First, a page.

The names of some of the great Trekkers who committed their lives to the exploration of one or more of the landscapes in which they lived are well known to us: Lao Tsu, Thales of Miletus, Socrates, Plato, Aristotle, Epicurus, Yeshua ben Yosef, Paul of Tarsus, Leonardo Di Vinci, Siddhartha Gautama, Hypatia of Alexandria, Muhammad, Nicolaus Copernicus, Francesco di Bernardone, Rumi, Voltaire, Galileo Galilei, Mahandas Gandhi, Karl Marx, Isaac Newton, Elizabeth Anscombe, Johann Bach, Fyodor Dostoyevsky, Vincent Van Gogh, Leo Tolstoy, Baruch Spinoza, William James, Charles Sanders Peirce, Carl Jung, Friedrich Nietzsche, Albert Einstein, Emma Goldman, Jean-Paul Sartre, Simone de Beauvoir, Dag Hammarskjold, Thomas J. J. Altizer, Gabriel Vahanian, Martin Luther King, Jr., Carl Sagan, Alan Watts, and the Dalai Lama to name but a few. Each of these Trekkers, and countless others unknown to us, carrying all their gifts and foibles on their backs, stepped out into unknown territory, answering that call to seek more, learn more, love more, share more, and be more. We also know that these Trekkers journeyed in community. They began where others ended their journey and with the knowledge and equipment they inherited. Even when physically alone, they were enabled by others. In its best form, Trekking is an altruistic activity. It is done for the education and edification of everyone. The great Trekkers have always invited others to join them in order to enrich everyone's experience and to be more effective in their combined mission and commitment to the common good.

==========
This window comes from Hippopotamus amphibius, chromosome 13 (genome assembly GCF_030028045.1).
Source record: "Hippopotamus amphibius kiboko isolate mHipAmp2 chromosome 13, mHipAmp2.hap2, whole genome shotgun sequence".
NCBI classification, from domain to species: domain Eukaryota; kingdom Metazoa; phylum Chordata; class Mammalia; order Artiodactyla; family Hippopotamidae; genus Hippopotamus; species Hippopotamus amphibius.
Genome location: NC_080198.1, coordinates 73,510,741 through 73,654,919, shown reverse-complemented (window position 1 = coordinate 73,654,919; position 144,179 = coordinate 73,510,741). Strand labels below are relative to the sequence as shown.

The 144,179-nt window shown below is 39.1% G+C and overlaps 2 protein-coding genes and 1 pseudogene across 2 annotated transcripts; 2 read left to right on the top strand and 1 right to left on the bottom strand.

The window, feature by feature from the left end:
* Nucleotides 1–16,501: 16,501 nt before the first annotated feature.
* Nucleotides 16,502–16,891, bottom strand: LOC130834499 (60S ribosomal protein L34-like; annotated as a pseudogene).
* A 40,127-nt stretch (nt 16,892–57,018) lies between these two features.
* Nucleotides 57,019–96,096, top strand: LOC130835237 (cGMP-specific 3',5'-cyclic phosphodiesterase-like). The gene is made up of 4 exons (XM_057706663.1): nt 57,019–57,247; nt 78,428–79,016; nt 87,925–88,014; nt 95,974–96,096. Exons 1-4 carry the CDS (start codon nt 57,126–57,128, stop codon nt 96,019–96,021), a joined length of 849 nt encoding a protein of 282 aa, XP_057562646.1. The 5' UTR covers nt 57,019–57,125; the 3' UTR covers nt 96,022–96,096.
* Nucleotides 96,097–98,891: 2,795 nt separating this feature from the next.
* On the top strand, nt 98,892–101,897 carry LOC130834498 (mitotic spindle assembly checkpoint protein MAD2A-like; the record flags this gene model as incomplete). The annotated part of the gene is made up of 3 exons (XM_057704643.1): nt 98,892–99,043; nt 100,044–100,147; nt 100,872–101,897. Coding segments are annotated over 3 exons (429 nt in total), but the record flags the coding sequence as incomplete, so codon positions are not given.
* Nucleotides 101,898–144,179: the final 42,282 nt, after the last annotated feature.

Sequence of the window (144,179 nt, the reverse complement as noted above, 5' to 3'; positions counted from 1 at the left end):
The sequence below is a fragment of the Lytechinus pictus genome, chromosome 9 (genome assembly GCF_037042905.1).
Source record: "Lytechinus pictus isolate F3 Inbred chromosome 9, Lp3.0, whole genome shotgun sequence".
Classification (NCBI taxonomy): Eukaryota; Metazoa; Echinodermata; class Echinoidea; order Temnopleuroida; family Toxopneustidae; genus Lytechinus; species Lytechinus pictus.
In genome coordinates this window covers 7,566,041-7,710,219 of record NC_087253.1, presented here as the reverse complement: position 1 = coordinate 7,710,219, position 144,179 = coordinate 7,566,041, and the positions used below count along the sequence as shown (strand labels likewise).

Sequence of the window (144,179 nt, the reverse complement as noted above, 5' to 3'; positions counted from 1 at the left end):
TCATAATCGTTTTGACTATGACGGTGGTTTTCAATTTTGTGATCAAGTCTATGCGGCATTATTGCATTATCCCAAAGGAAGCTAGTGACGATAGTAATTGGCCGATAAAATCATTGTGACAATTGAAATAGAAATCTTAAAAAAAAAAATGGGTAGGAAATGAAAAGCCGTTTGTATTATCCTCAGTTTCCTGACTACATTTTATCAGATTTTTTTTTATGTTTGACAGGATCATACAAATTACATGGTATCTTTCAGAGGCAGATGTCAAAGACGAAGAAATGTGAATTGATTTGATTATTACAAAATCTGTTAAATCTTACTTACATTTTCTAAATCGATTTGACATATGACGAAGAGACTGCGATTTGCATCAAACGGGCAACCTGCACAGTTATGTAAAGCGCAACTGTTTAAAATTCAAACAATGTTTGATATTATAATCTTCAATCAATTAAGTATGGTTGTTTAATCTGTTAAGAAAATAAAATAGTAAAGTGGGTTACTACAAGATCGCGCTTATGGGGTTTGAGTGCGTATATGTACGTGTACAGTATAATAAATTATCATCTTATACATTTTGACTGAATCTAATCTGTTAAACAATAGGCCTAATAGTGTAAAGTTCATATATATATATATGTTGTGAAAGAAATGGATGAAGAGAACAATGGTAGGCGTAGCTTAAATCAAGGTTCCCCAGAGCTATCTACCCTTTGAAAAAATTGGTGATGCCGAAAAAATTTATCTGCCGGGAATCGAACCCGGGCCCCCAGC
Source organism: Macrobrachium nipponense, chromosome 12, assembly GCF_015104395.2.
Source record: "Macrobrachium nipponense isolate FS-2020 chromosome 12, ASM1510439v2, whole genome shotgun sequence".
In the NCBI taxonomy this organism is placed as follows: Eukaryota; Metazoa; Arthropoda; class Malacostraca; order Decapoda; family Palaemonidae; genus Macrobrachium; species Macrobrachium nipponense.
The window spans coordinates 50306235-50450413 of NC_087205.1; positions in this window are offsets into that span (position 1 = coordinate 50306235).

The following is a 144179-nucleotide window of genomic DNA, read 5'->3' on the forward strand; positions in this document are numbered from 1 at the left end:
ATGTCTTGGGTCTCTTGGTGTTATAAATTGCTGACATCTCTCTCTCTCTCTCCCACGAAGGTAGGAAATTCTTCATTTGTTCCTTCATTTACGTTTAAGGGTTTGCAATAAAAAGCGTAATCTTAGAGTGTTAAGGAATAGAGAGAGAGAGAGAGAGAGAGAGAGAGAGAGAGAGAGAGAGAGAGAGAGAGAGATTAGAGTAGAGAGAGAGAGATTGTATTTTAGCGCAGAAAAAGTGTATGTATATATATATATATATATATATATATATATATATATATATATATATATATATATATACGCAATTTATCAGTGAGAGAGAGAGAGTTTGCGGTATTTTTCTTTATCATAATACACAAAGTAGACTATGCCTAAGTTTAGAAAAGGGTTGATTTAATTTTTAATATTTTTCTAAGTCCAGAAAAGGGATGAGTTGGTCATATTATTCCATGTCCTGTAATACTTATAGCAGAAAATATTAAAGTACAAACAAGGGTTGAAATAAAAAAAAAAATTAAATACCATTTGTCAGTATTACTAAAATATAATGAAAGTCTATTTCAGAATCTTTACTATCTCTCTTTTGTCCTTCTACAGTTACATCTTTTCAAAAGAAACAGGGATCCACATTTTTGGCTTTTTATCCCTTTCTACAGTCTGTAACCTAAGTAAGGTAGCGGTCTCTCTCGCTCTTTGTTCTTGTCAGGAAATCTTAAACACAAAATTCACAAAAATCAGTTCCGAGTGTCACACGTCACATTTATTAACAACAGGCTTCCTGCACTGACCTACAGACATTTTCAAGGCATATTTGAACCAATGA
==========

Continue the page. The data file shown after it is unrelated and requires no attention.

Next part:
For more than fifty years, in community with other theologians and many, many people with a wide range of knowledge and experience, I have been on a journey of growth (Trekking) as a theologian (Theotrekker) exploring the landscape of the human need to make meaning of our existence. I am committed to the principle that this exploration must be systematic. That is, it must be informed by, and conciliated with all that we have learned and are learning about ourselves and our universe in every other landscape of human experience.